b. It signifies seed and life.
c. In the winter and frost everything is dry and lifeless. The process of life itself seems to have been halted
- a. The thrush’s voice.
b. There is a sudden change in the mood and tone. From dreary and gloomy, there is hope and cheer.
c. The thrush’s ecstatic song breaks the mood of bleakness
- a. The thrush
b. The bird is old with ruffled feathers so logically no reason to celebrate yet sings a happy song.
c. It is gloomy and dreary.
B. Answer these questions.
- Summarise stanza two in your own words.
- How does the mood suddenly change in the poem?
- Bring out the contrast within the third stanza.
- What does the contrast between what the thrush looks like and its song signify?
- How does the thrush symbolise the limitless joy?
- Show how Hardy’s mood is reflected through landscape, the season and the bird in this poem.
- Do you think the poem is about hope or despair? Discuss.
- Do you think the depiction of the harshness of winter landscape lends a mood of despair in the poem? Comment.
- The speaker is standing at the edge of a ‘coppice,’ a thicket of bushes or small trees. He surveys a desolate scene at the end of a winter day. He is alone in that ‘haunted night’; all the rest of humankind ‘had sought their household fires.’ Details pertaining to death (the bine-stems ‘like strings from broken lyres,’ the ‘crypt,’ the ‘death-lament,’ the ‘ancient pulse’ that is ‘shrunken hard and dry’) add up to a depressing total. The scene of icy, clear death images and the harsh, austere feeling are firmly set in the reader’s mind.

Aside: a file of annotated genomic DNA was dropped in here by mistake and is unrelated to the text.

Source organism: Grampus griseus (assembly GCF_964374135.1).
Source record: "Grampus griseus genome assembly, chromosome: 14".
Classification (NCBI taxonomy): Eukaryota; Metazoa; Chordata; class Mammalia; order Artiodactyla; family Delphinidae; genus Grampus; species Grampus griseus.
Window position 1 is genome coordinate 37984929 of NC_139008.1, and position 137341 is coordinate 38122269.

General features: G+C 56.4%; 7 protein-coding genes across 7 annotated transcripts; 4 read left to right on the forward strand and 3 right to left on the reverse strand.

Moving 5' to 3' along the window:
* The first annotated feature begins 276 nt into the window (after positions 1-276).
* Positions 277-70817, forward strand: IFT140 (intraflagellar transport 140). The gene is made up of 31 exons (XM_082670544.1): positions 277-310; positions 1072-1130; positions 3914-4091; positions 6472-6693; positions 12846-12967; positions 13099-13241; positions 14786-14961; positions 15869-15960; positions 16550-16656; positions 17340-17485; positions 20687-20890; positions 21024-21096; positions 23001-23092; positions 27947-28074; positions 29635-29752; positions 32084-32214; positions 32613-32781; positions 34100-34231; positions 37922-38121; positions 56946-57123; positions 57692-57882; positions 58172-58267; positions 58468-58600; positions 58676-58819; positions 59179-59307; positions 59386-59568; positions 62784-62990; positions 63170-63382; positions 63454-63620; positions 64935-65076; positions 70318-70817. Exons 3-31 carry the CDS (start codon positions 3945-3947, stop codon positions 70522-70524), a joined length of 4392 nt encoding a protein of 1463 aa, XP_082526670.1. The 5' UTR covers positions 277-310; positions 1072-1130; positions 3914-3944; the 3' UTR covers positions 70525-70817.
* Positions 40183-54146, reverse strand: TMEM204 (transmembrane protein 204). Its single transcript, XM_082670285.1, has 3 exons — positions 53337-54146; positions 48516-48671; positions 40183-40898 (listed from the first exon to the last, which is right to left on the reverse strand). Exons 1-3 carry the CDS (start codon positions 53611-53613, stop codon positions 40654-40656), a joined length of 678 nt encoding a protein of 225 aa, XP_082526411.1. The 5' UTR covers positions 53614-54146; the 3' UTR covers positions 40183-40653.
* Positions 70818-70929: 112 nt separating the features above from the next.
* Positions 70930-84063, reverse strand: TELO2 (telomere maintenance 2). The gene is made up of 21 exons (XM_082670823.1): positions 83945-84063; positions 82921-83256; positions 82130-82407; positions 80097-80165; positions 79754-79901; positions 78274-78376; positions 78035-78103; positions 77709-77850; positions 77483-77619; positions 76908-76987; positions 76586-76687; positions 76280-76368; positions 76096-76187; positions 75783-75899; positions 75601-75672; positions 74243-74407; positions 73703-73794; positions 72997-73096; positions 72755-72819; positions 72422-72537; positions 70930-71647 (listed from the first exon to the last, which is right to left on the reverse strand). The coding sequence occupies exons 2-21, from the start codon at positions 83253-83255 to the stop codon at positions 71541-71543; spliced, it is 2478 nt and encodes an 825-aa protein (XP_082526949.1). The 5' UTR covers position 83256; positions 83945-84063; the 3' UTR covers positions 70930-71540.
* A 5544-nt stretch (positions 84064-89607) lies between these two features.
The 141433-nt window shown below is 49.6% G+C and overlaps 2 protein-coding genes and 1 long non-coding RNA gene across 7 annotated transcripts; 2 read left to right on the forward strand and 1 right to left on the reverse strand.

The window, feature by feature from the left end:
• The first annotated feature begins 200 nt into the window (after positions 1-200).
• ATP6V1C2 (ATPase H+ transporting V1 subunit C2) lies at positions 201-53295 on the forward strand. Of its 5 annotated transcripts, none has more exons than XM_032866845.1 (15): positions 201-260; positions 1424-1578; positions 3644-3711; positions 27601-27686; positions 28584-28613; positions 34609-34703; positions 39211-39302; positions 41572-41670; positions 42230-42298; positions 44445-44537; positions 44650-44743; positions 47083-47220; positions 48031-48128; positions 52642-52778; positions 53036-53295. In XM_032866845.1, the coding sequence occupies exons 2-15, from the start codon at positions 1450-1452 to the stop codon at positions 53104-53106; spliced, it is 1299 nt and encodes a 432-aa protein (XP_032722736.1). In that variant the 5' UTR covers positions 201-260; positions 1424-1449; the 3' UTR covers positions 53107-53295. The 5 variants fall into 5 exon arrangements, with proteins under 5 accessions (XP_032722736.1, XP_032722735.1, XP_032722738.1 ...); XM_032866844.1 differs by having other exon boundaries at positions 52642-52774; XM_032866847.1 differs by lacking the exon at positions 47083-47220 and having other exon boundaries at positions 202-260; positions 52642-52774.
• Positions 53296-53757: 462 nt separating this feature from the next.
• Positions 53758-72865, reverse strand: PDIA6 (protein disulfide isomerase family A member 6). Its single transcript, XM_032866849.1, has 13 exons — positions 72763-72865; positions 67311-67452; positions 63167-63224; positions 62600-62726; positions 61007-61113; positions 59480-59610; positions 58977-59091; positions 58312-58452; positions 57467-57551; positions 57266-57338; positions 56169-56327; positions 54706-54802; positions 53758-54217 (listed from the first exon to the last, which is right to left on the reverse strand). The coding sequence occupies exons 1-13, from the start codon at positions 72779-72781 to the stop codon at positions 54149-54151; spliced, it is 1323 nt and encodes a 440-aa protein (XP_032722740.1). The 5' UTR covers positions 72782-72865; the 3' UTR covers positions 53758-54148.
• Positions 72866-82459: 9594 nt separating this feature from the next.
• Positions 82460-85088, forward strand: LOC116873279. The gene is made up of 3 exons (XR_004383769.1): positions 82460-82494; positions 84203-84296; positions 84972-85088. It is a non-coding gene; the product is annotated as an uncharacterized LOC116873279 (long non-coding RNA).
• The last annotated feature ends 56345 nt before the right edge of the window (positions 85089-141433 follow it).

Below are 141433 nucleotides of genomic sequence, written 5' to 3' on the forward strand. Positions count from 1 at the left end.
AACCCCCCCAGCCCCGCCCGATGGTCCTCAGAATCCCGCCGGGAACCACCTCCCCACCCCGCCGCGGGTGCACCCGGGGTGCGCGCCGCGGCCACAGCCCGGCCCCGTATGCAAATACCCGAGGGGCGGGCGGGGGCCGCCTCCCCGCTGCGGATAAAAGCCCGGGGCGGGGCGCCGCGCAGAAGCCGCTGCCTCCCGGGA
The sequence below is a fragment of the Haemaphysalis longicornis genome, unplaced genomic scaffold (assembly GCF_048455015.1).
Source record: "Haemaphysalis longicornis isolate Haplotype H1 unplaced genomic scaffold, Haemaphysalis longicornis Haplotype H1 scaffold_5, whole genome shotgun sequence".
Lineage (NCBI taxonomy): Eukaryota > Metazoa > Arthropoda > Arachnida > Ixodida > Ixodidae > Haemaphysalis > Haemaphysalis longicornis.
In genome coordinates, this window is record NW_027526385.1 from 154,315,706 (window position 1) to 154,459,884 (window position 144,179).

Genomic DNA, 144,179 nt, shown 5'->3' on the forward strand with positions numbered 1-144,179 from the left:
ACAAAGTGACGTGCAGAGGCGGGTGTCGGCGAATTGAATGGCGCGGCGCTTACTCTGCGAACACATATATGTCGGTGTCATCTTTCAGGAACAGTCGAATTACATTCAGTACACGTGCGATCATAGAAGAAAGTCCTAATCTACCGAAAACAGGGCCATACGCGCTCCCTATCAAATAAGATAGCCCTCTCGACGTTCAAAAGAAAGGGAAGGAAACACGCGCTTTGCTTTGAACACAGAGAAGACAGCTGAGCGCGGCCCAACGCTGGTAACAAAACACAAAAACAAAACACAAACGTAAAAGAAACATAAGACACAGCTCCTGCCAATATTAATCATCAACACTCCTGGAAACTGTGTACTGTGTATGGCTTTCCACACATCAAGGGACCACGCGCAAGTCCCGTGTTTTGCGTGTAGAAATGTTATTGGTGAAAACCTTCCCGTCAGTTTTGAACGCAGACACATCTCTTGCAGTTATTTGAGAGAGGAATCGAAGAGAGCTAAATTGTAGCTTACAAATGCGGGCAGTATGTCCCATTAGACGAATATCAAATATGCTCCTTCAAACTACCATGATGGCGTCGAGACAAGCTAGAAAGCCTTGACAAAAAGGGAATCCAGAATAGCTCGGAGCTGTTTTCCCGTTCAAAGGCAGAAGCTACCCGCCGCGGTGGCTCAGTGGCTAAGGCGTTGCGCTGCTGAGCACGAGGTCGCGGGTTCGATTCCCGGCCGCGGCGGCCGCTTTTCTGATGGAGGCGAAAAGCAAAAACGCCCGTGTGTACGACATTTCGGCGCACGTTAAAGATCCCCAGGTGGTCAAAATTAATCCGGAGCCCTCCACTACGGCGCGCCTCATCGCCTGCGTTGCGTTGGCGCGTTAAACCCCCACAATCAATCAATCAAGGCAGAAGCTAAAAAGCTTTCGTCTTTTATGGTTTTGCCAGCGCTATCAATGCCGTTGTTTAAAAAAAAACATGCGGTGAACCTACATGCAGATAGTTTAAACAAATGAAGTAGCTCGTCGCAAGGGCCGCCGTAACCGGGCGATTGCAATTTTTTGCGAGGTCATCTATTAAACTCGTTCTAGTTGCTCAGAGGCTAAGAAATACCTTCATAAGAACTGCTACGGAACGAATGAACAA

- It changes with the thrush breaking into a happy song.
- Though there is little reason for the old and weary bird to sing, it does so and changes the mood.
- It is about hope in the face of despair, about endings and cautious beginnings, about courage when all seems lost, depending on the way you look at it.
- Singing a cheerful song even amidst all the gloom.
- Frost is described as ‘spectre–grey’ or ghost-like grey. The Winter’s dregs (the fallen snow and heavy fog) are making the twilight/ dusk (the weakening eye of day) look desolate. Climbing plants, dead for winter, have left behind only their climbing stems or bine stems. They add to the gloominess.
- No one knows what inspires the darkling thrush singing (compared to singing Christmas carols). The ‘ecstatic sound’ of the thrush is in complete contrast to such a hopeless situation. The poet cannot think of any earthly event or cause, near or far away that could be responsible.
- Of course, the depiction of harshness of winter landscape lends a mood of despair. The spectre-grey, desolateness, simile of broken strings of lyre, the trees without leaves bring despair and hopelessness in mind and things appear bleak and lifeless.
A. Give two examples of these figures of speech from the poem.
1. simile 2. alliteration 3. metaphor
B. Comment on the rhyme scheme of the poem.
- simile—the vines become ‘like’ a broken stringed instrument.
- alliteration—cloudy canopy,
- metaphor—connects the land to the dying Century – it becomes the ‘body’ of the Century’s corpse.
B. Rhyming Scheme: ababcdcd